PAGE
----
Doom and gloom: Normally I try to ignore the hand-waving sky-is-falling garbage, but this time it kinda-sorta is real a problem. It seems the government is warning the healthcare industry to watch out for attacks, while clinical healthcare systems are ridiculously vulnerable. As in “could kill someone” vulnerable. Literal movie plot stuff, like over-radiating patients in scanners (which has already happened due to software bugs), delivering heart shocks through implanted defibrillators (wirelessly, natch), and mucking up implantable insulin pumps (or regular drug pumps). As someone who is technically still a healthcare provider, it is probably worse than you think. Clinical systems are a mess across the board, non-clinical records systems are insanely complex with little attention paid to security, and IT security is typically unfunded to the point of… don’t get me started. What is the real risk? Only time will tell in this case. Targeting an individual is still hard, and there isn’t much of a profit motive for killing people in general. So it is somewhat self-limiting but I am sure we will see headline cases to feed the cable news networks. – RM
As bad as you want to be: Network security company Bkav accused Amazon AWS of providing them an unpatched operating system, which was later infected with malware. Think about this for a second – when you spin up servers in AWS you select the image to launch. Amazon provides a list which does not come pre-infected with malware. Or you can download images directly – for Ubuntu, for example – from the official distributor. Or you can upload your own prepackaged (fully patched and configured) AMI. Then, as part of your startup scripts, you can instruct the system to patch the OS again before you launch it! It is a core feature of AWS. You choose. Or not. Your instances running in AWS are as secure or insecure as you want them to be – that is a key point of IaaS. Selecting an ancient OS, not patching it, exposing it to the world, and then blaming Amazon is like driving your 1955 Cadillac into a tree after brake failure, and then blaming the Department of Transportation. – AL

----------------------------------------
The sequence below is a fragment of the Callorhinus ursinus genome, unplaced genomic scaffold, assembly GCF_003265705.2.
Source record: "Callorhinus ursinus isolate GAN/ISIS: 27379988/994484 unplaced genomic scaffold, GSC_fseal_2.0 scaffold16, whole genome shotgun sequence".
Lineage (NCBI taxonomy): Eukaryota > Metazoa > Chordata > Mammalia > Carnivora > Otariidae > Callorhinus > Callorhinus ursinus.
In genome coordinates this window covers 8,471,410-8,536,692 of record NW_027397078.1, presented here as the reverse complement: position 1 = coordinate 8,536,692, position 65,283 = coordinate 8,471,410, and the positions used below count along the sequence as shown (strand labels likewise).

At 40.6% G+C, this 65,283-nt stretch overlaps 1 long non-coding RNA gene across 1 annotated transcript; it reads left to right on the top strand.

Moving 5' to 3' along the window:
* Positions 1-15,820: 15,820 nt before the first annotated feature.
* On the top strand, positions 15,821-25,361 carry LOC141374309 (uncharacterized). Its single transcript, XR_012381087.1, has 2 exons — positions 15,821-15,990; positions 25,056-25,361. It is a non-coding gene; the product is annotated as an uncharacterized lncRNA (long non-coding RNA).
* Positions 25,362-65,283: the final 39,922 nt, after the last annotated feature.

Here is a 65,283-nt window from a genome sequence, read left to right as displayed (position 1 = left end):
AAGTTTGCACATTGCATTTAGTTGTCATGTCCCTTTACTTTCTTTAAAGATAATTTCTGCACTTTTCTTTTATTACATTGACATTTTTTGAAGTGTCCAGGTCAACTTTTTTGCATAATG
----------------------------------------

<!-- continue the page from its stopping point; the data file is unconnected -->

Facebook’s DoS magnification: Sometimes you wonder how hackers even think to try stuff. Like how Chaman Thapa figured out that Facebook would crawl a site multiple times for an image posted on the Facebook notes environment to create a denial of service attack, with only a little automated script to change some parameters on an image file. Yes, a cache attack leveraging Facebook. Awesome. He generated 900mbps of traffic by targeting a 13mb file on a small site. That is some leverage. And Facebook figures this is okay and won’t fix it. Which nicely underscores the point that pretty much any tool can be used to launch a DoS attack, and most of them will. So if you don’t have a plan to mitigate these kinds of attacks, just build some downtime into your business model. – MR
- Mike Rothman